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An example of a working temperate polyculture

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Cruising the Internet is a great way to see what other minifarmers and permaculturists are doing to make their situations profitable as well as enriching and sustainable. I came across this article today as an example of what someone can do even near zone zero:

De-slugging the Woods: Maple-mushroom-duck polyculture proving to be ecological, economical, and enjoyable for the farmers.

The article explains some of the economics of their polyculture of sugar maple trees (which provide sap for syrup, as well as leaf mold, shade, and a humid environment), shiitake mushroom logs(which provide the bulk of their income in salable, high value mushrooms), and ducks (which provide valuable eggs while supporting the mushroom crop by eating the slugs that would, left unchecked, eat the mushroom crop).

“Further, it’s pretty easy to argue from a quality of life standard, that not having to pick slugs off logs is nearly priceless.” I bet!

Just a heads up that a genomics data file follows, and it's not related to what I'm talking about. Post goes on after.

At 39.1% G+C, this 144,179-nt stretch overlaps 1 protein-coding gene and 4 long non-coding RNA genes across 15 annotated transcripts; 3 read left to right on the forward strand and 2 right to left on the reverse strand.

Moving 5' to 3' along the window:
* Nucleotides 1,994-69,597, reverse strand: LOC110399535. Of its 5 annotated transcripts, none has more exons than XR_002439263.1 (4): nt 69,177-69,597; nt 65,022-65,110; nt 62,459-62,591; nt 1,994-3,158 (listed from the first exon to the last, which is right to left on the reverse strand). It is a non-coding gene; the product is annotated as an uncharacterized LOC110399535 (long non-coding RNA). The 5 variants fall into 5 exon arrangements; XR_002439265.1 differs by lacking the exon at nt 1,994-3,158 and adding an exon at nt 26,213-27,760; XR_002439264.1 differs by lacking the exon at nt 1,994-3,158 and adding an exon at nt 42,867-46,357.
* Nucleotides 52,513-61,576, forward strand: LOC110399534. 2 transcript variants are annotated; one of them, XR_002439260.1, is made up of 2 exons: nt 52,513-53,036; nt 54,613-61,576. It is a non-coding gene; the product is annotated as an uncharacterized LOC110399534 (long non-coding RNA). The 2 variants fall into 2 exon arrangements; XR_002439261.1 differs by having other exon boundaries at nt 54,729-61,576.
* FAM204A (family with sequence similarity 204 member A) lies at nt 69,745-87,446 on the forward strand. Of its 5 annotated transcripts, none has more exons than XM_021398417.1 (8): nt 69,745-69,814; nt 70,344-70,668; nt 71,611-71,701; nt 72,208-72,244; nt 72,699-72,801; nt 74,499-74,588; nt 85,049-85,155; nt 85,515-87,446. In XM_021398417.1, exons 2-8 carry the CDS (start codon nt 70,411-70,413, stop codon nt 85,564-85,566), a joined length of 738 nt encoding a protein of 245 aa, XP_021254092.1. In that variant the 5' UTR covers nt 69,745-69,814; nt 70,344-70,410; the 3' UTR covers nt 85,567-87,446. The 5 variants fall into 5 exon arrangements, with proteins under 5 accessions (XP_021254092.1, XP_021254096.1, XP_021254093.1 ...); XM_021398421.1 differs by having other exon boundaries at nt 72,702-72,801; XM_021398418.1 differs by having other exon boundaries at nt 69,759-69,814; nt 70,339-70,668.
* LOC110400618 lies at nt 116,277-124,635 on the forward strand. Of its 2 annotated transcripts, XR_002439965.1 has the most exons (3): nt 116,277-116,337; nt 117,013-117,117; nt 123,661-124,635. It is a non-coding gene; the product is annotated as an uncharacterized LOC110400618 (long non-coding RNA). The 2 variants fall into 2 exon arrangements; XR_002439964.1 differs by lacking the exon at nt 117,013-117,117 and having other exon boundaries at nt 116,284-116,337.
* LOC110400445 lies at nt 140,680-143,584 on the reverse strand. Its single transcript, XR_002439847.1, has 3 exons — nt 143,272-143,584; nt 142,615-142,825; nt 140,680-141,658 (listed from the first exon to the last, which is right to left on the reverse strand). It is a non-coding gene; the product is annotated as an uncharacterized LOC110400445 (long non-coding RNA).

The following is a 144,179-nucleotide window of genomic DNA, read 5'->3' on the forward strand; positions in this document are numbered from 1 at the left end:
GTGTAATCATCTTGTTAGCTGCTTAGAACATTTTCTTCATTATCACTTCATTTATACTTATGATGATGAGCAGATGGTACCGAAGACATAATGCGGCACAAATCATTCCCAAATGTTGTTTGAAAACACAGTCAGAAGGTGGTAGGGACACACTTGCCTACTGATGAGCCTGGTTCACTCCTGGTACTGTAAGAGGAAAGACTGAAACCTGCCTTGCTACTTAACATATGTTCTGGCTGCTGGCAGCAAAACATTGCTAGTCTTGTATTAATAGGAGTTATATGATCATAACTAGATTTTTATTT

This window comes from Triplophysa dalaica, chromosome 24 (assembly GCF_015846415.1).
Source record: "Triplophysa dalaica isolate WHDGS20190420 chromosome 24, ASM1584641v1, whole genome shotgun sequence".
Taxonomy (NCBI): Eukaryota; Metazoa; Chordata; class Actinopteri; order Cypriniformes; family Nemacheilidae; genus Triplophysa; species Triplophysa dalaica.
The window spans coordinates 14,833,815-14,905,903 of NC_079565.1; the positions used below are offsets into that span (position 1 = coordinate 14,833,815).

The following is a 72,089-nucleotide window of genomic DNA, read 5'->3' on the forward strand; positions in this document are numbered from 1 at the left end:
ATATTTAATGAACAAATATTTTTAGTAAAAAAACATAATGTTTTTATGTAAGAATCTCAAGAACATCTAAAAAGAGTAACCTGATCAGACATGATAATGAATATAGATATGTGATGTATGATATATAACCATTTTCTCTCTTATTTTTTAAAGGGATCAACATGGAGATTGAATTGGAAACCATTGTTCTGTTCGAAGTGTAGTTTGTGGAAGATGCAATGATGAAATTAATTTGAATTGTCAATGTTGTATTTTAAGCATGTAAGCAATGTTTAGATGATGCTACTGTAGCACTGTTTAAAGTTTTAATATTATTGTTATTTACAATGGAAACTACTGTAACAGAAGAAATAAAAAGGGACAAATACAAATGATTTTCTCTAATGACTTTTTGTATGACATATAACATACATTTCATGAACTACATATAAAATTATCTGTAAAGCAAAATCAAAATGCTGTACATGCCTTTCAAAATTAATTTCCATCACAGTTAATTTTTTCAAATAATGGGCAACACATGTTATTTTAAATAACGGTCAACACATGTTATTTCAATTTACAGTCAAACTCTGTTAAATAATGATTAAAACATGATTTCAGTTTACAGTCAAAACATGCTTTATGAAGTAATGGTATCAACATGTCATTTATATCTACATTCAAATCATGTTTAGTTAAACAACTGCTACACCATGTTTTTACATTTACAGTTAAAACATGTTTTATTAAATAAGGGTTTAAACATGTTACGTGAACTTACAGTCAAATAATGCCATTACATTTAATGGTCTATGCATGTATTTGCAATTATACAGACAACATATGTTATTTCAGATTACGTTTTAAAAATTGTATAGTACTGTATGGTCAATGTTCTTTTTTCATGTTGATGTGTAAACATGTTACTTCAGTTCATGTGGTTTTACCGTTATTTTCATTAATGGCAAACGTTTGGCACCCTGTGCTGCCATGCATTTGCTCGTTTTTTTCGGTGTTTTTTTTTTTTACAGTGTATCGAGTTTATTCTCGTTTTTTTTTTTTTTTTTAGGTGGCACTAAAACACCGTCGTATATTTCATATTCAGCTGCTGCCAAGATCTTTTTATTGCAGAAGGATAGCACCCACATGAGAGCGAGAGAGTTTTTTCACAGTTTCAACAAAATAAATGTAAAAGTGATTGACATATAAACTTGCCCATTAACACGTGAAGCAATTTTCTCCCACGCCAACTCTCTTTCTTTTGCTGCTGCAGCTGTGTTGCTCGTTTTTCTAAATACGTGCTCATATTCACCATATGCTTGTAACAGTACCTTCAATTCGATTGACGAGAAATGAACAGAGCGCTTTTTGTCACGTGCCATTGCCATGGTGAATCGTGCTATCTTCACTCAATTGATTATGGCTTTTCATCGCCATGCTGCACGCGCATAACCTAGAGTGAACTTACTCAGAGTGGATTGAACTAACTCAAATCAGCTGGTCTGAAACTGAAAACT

The One Straw Revolution

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Just popping by for a moment to share this with you. The One Straw Revolution was a big inspiration for me when deciding to finally start up a minifarm.

You can find a documentary video about the book, and link to get a free PDF copy of the actual book itself, here:

http://www.permaculture.co.uk/videos/one-straw-revolution-documentary

Cheers!

Pawpaws and More

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We haven’t posted much because there hasn’t been much to post.  But now that Spring is once again upon us, Murstein is up and walking again, and things are (ever slowly) getting done, there’s stuff to talk about.

The pawpaw trees arrived!

They reminded me of nothing so much as this Guardians of the Galaxy clip.

Because it’s taking forever to get the place done, we thought we’d start putting in a few fruit trees as we can manage to do so, and maybe they will be ready to go online by the time we move in. Murstein and I debated over the first batch. Cherries maybe? But I can buy cherries at the store or farmer’s market, no matter how delicious. However, I had always had my heart set on pawpaws, so pawpaws we got.

Not only are they the largest edible fruit native to North America, they are, by all accounts, delicious. Because we’re getting old and I didn’t want to waste years growing a tree that might have less than stellar fruit, we splurged on three grafted trees from Stark Bros. nursery. They were great to deal with, made tracking the shipment easy, and paid me absolutely nothing for that endorsement.